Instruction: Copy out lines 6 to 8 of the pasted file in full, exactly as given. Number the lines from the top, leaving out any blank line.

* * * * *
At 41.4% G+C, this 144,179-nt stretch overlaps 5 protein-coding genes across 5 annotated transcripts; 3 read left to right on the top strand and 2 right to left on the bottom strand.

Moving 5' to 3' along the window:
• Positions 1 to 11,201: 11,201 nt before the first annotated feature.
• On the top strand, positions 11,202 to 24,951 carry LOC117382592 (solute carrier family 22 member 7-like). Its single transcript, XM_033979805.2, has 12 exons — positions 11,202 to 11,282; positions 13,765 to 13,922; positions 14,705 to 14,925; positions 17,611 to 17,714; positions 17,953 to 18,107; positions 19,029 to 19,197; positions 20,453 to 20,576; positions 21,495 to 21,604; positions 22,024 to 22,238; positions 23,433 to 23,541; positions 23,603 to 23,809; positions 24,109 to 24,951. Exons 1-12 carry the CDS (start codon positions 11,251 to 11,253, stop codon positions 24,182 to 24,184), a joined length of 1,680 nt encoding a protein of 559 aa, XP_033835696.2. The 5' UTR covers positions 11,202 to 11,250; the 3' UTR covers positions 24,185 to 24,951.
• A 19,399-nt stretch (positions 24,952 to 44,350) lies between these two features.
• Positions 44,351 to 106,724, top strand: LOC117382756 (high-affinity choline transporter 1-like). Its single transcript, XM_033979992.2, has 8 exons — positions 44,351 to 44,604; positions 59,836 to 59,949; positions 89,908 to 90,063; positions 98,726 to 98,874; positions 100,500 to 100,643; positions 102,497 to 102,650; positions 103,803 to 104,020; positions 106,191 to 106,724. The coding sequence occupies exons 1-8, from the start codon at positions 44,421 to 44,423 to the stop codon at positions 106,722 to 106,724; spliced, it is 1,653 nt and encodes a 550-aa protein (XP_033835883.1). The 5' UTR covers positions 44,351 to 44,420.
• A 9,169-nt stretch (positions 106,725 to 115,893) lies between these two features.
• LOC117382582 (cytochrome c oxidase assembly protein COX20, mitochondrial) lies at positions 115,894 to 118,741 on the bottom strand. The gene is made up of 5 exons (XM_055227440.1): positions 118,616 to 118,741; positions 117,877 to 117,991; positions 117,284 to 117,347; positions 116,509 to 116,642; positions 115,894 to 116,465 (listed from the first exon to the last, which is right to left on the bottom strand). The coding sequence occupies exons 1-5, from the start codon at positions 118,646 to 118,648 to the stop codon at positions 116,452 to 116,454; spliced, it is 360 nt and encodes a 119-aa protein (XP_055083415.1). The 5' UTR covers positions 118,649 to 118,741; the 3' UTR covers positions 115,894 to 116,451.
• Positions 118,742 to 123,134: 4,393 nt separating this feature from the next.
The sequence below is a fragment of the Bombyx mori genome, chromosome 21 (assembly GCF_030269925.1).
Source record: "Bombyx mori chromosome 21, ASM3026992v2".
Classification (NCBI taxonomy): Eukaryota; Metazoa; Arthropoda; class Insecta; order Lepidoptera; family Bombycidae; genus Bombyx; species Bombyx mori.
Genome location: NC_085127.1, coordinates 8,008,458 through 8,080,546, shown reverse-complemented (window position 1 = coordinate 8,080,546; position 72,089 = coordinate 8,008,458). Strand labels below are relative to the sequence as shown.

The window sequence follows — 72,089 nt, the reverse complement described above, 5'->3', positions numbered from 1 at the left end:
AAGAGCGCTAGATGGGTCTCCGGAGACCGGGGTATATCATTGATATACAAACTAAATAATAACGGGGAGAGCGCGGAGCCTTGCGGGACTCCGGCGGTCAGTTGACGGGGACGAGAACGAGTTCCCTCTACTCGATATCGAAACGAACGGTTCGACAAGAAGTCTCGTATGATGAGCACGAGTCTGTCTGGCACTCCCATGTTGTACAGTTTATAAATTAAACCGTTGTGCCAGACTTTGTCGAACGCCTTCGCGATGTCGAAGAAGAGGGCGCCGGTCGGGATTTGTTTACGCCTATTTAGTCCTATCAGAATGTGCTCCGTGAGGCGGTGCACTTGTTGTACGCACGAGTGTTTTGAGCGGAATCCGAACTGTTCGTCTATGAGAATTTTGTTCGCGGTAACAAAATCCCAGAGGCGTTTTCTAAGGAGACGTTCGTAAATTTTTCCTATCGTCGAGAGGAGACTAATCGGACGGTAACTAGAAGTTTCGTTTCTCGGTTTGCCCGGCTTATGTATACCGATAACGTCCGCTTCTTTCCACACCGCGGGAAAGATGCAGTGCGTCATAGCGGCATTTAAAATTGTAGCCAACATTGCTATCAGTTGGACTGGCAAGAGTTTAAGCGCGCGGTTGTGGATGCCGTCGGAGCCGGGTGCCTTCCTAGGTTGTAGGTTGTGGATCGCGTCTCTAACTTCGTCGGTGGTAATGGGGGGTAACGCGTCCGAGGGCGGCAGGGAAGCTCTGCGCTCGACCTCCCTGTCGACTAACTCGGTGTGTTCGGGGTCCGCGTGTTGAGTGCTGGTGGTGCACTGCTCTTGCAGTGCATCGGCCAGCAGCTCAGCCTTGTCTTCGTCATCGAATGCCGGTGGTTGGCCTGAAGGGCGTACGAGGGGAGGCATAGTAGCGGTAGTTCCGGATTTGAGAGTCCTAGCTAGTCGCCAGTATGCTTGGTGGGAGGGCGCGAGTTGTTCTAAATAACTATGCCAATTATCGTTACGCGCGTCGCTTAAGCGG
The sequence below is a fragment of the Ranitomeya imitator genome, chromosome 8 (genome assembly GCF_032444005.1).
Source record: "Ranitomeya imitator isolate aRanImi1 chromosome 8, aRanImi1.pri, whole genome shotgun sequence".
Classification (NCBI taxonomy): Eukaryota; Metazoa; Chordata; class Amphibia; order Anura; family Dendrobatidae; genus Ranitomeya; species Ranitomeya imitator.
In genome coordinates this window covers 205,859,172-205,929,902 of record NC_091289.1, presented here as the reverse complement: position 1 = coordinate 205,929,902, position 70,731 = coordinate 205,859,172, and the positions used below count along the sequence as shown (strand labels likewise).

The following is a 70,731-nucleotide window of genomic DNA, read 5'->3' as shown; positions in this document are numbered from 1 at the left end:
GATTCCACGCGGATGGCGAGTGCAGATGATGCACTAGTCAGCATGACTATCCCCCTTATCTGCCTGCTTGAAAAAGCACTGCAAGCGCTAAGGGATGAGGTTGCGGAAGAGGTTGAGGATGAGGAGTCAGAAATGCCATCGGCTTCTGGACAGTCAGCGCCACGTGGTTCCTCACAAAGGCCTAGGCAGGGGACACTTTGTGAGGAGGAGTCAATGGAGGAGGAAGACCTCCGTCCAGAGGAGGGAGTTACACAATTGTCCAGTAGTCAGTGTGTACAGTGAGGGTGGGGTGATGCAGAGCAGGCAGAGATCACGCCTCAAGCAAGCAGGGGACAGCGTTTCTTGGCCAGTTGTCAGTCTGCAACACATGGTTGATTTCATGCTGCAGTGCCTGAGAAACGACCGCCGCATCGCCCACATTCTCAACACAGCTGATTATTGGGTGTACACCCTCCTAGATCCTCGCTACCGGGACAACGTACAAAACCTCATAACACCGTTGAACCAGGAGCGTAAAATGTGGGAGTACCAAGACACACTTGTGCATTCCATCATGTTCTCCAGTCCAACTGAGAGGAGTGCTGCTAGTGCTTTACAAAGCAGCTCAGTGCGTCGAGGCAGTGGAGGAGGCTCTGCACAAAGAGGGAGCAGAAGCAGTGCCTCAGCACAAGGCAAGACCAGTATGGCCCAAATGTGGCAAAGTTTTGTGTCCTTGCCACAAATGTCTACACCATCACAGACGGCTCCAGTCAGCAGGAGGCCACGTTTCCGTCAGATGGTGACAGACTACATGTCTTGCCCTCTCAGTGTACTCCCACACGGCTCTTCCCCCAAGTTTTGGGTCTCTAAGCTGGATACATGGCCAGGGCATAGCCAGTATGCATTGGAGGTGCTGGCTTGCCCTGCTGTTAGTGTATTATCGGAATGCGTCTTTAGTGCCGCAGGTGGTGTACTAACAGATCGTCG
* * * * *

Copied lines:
• Positions 44,351 to 106,724, top strand: LOC117382756 (high-affinity choline transporter 1-like). Its single transcript, XM_033979992.2, has 8 exons — positions 44,351 to 44,604; positions 59,836 to 59,949; positions 89,908 to 90,063; positions 98,726 to 98,874; positions 100,500 to 100,643; positions 102,497 to 102,650; positions 103,803 to 104,020; positions 106,191 to 106,724. The coding sequence occupies exons 1-8, from the start codon at positions 44,421 to 44,423 to the stop codon at positions 106,722 to 106,724; spliced, it is 1,653 nt and encodes a 550-aa protein (XP_033835883.1). The 5' UTR covers positions 44,351 to 44,420.
• A 9,169-nt stretch (positions 106,725 to 115,893) lies between these two features.
• LOC117382582 (cytochrome c oxidase assembly protein COX20, mitochondrial) lies at positions 115,894 to 118,741 on the bottom strand. The gene is made up of 5 exons (XM_055227440.1): positions 118,616 to 118,741; positions 117,877 to 117,991; positions 117,284 to 117,347; positions 116,509 to 116,642; positions 115,894 to 116,465 (listed from the first exon to the last, which is right to left on the bottom strand). The coding sequence occupies exons 1-5, from the start codon at positions 118,646 to 118,648 to the stop codon at positions 116,452 to 116,454; spliced, it is 360 nt and encodes a 119-aa protein (XP_055083415.1). The 5' UTR covers positions 118,649 to 118,741; the 3' UTR covers positions 115,894 to 116,451.